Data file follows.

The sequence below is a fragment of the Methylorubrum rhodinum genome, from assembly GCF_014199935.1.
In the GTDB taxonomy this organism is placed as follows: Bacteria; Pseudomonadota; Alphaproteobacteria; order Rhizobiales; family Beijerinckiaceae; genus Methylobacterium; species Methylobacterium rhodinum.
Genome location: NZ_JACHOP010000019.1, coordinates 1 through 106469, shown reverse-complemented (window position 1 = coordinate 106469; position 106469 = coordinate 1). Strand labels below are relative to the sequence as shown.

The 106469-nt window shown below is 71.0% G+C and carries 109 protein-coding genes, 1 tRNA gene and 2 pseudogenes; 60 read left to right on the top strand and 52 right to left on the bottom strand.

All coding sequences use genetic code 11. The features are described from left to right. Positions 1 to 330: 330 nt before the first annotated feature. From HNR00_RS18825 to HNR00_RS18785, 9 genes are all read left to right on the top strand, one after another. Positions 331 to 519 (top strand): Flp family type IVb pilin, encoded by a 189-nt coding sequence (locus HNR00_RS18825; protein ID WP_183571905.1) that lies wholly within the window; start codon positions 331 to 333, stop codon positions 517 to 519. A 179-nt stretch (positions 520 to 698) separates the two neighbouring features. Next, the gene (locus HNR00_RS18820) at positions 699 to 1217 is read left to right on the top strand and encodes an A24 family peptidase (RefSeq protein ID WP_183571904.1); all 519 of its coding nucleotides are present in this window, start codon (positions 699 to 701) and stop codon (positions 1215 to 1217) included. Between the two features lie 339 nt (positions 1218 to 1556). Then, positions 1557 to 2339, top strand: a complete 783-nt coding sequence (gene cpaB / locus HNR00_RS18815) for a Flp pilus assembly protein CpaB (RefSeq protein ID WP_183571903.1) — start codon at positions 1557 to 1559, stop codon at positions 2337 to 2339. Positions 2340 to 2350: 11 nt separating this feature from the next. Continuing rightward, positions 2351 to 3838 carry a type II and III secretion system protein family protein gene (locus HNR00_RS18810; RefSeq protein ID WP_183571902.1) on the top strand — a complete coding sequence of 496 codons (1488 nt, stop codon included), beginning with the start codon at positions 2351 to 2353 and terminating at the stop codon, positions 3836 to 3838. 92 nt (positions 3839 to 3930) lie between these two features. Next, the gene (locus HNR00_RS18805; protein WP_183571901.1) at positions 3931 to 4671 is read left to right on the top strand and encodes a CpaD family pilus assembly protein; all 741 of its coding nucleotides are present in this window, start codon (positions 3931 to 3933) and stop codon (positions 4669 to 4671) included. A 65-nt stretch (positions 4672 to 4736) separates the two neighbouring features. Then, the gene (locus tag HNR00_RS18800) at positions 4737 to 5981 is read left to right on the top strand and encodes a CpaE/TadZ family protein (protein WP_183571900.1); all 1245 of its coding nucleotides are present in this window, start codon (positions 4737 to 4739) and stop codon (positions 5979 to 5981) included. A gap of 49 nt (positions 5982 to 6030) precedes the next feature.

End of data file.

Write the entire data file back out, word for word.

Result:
The sequence below is a fragment of the Methylorubrum rhodinum genome, from assembly GCF_014199935.1.
In the GTDB taxonomy this organism is placed as follows: Bacteria; Pseudomonadota; Alphaproteobacteria; order Rhizobiales; family Beijerinckiaceae; genus Methylobacterium; species Methylobacterium rhodinum.
Genome location: NZ_JACHOP010000019.1, coordinates 1 through 106469, shown reverse-complemented (window position 1 = coordinate 106469; position 106469 = coordinate 1). Strand labels below are relative to the sequence as shown.

The 106469-nt window shown below is 71.0% G+C and carries 109 protein-coding genes, 1 tRNA gene and 2 pseudogenes; 60 read left to right on the top strand and 52 right to left on the bottom strand.

All coding sequences use genetic code 11. The features are described from left to right. Positions 1 to 330: 330 nt before the first annotated feature. From HNR00_RS18825 to HNR00_RS18785, 9 genes are all read left to right on the top strand, one after another. Positions 331 to 519 (top strand): Flp family type IVb pilin, encoded by a 189-nt coding sequence (locus HNR00_RS18825; protein ID WP_183571905.1) that lies wholly within the window; start codon positions 331 to 333, stop codon positions 517 to 519. A 179-nt stretch (positions 520 to 698) separates the two neighbouring features. Next, the gene (locus HNR00_RS18820) at positions 699 to 1217 is read left to right on the top strand and encodes an A24 family peptidase (RefSeq protein ID WP_183571904.1); all 519 of its coding nucleotides are present in this window, start codon (positions 699 to 701) and stop codon (positions 1215 to 1217) included. Between the two features lie 339 nt (positions 1218 to 1556). Then, positions 1557 to 2339, top strand: a complete 783-nt coding sequence (gene cpaB / locus HNR00_RS18815) for a Flp pilus assembly protein CpaB (RefSeq protein ID WP_183571903.1) — start codon at positions 1557 to 1559, stop codon at positions 2337 to 2339. Positions 2340 to 2350: 11 nt separating this feature from the next. Continuing rightward, positions 2351 to 3838 carry a type II and III secretion system protein family protein gene (locus HNR00_RS18810; RefSeq protein ID WP_183571902.1) on the top strand — a complete coding sequence of 496 codons (1488 nt, stop codon included), beginning with the start codon at positions 2351 to 2353 and terminating at the stop codon, positions 3836 to 3838. 92 nt (positions 3839 to 3930) lie between these two features. Next, the gene (locus HNR00_RS18805; protein WP_183571901.1) at positions 3931 to 4671 is read left to right on the top strand and encodes a CpaD family pilus assembly protein; all 741 of its coding nucleotides are present in this window, start codon (positions 3931 to 3933) and stop codon (positions 4669 to 4671) included. A 65-nt stretch (positions 4672 to 4736) separates the two neighbouring features. Then, the gene (locus tag HNR00_RS18800) at positions 4737 to 5981 is read left to right on the top strand and encodes a CpaE/TadZ family protein (protein WP_183571900.1); all 1245 of its coding nucleotides are present in this window, start codon (positions 4737 to 4739) and stop codon (positions 5979 to 5981) included. A gap of 49 nt (positions 5982 to 6030) precedes the next feature.